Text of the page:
Anne Enright, the Booker Prize winning novelist, has just released The Green Road (W.W. Norton), her flawless new novel charting three decades in the life of a Co. Clare family.

The set up is classically -- even ostentatiously – Irish: a mother laments the three decade long process whereby her children, all given patriot’s names, grow up and, as she tells it, mostly abandon her to her fate.

Dan, the eldest boy, is gay but is the last to know it. Unable to find a storyline he can successfully inhabit in his own country, he has to go abroad to find himself, embarking on a collision course with the AIDS crisis in New York City.

The book begins in Clare and it returns there eventually like an altered emigrant, but in the process Enright clearly wants to explode as much as explore the Irish tradition.

To do this she clears space, with delightful facility, for the sheer variousness of global Irish experience, moving between New York, Africa and Ireland with the ease of a globetrotting paddy.

“I do feel there is an unsettled thing in my work, that I keep moving in case I’m caught, that I come out different every time,” Enright tells the Irish Voice.

“I do that so that I won’t be trapped. A lot of what I do is about avoiding context. Because any context that could be ascribed to me in Ireland is the end of me. So I have to keep working the context and now in the second half of my career I build my own. I am a refuser of all labels and descriptions that might be put on me, and once it settles I will write a different book.”

For Enright, eluding the imprisoning nets that Irish history casts around writers has been the work of a lifetime. It’s a milestone in her own creative development that she has made peace with the process now.

“I’m a bit more settled in myself now,” she says. “When I see how restless my early work was I realize I was trying to get away from the f***kers,” she laughs. “I was trying to keep clear, to keep moving.”

The f***kers she is talking about are variously the Irish tradition, the Celtic Twilight, romantic nationalism, theocracy and all the imprisoning claims of 20th century Irish literature, history and politics.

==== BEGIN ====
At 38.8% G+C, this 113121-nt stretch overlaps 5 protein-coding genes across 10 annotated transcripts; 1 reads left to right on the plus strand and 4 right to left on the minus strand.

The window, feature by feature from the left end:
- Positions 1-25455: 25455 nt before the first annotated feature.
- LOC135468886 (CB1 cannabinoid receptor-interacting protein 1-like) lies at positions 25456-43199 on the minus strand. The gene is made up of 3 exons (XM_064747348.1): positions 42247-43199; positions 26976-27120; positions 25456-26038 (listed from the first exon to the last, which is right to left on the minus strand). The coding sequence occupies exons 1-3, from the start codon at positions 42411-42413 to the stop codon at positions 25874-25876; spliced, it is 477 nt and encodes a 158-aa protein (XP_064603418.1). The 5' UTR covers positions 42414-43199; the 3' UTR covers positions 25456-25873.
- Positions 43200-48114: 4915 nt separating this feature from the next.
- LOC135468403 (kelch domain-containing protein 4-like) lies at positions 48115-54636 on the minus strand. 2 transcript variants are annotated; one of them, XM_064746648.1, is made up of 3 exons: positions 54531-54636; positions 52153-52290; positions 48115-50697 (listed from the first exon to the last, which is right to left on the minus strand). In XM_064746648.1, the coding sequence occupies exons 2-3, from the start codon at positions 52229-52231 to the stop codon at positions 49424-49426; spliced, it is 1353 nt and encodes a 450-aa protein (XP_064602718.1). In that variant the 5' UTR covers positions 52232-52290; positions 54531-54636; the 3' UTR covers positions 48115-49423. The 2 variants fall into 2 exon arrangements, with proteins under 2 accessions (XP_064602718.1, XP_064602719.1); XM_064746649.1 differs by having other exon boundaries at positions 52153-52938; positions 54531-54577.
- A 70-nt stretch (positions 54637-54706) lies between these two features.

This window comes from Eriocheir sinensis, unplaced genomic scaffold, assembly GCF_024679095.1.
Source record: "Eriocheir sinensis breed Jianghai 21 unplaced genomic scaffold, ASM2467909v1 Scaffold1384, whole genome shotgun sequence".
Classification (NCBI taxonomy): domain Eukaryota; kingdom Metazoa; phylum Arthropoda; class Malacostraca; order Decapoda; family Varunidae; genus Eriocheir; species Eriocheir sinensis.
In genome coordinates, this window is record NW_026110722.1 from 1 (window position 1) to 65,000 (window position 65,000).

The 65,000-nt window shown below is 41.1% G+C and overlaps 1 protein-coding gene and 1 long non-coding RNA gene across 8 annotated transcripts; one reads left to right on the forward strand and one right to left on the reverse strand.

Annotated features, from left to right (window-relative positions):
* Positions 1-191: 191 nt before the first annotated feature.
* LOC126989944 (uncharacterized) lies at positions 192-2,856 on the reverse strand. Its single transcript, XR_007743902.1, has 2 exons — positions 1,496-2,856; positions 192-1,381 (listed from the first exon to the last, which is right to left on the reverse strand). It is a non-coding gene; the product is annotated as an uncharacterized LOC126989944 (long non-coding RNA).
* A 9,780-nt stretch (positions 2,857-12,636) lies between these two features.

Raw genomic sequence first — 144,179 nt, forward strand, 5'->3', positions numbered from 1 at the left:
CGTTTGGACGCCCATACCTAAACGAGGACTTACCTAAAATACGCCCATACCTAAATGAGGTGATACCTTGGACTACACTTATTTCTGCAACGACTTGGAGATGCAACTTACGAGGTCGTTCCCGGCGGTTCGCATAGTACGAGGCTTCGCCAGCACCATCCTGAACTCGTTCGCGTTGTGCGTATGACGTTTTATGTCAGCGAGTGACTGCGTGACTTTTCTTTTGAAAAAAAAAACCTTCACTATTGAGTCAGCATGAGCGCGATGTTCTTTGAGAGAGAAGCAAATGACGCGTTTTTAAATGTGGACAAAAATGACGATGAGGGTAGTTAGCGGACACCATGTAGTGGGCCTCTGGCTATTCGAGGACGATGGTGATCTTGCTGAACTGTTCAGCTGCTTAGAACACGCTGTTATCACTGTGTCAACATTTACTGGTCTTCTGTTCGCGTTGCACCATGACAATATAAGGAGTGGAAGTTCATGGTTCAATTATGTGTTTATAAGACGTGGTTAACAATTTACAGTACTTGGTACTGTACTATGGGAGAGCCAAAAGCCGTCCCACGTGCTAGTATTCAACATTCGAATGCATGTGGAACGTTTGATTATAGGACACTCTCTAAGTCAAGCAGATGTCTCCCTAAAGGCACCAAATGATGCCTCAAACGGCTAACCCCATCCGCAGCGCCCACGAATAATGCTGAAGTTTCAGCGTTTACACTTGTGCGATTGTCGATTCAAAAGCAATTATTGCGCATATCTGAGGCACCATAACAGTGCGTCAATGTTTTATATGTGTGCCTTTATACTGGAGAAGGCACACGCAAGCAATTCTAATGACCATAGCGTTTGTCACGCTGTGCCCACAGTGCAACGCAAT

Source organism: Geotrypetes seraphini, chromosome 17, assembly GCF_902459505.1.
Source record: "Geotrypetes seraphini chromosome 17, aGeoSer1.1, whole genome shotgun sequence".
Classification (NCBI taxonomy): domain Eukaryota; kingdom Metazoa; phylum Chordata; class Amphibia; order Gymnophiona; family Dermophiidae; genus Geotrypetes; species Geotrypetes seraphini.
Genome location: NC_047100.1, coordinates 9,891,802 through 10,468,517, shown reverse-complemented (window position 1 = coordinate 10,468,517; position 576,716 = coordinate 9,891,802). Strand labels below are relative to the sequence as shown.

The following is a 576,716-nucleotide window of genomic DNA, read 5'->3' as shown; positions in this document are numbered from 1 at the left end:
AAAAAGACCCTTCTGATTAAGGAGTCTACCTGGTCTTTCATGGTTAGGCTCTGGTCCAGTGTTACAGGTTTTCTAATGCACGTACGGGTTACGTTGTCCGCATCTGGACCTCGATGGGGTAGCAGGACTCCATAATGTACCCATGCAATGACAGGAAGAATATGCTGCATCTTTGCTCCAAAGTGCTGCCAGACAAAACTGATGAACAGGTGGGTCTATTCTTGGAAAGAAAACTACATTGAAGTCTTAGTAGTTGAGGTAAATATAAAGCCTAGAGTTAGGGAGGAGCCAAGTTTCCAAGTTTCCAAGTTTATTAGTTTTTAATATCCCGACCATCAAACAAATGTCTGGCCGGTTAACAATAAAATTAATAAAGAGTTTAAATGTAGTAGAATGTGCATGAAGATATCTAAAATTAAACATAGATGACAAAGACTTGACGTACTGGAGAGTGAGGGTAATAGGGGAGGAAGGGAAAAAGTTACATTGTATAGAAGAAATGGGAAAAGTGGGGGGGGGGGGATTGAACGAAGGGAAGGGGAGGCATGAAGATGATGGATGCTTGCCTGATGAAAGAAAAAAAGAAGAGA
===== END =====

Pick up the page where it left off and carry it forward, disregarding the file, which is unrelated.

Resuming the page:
“In The Green Road I’m coming back. I’m older now and it’s time to. The book belongs to each of the four children in its entirety. They are four self-enclosed worlds but they come together in the end and talk about it.”

When hearing that her eldest son Dan has been inspired by the 1980 papal visit and wants to become a priest Rosaleen, the recognizably martyred mother, takes to her bed. Luxuriating in depression and self-incrimination, she can be seen in a certain light as an image of the floundering recession-hit nation itself.

“Somewhere in the back of the book is Mother Ireland, this abandoned and abandoning mother,” says Enright. “Which is the bad version of emigration, emigration as loss and keening and mourning for something lovely. But actually many emigrants felt themselves to be kicked out and unwelcome and had to go elsewhere in order to be themselves.”

Dan the young gay man, who is the last to know about his true orientation, has to leave the book Enright says, because he was so far away from knowing who he was. He also has to leave Ireland.

“Dan and history meet later on, the world develops around him and makes it possible for him to be who he is. Then he comes back to Ireland,” the author says.

The struggle to make your voice heard above the cacophony of Irish history, or even in your own family history, is a perennial Irish theme, as is stepping into selfhood after a battle with the same protagonists.

In The Green Road, Enright explains, Rosaleen is a wretch.

“She does everything wrong. She has never heard of unconditional love, why should she? Her children are clearly an extension of her and they about to leave her. She never grows up.”

They leave her, they’re always ungrateful; constant themes in Irish literature and politics. “Under there somewhere I suppose is the idea of Ireland abandoning its own or being abandoned by its own,” says Enright.

“She’s in her own place and that place is shrinking as she gets older. You cannot disturb her with the wide world. The news is always local, and anything that isn’t is an affront. It offends their self importance actually.”

The Green Road is calculated to shake her out of her torpor like a blast of gelignite, and in the process Enright has written the novel of her already storied career.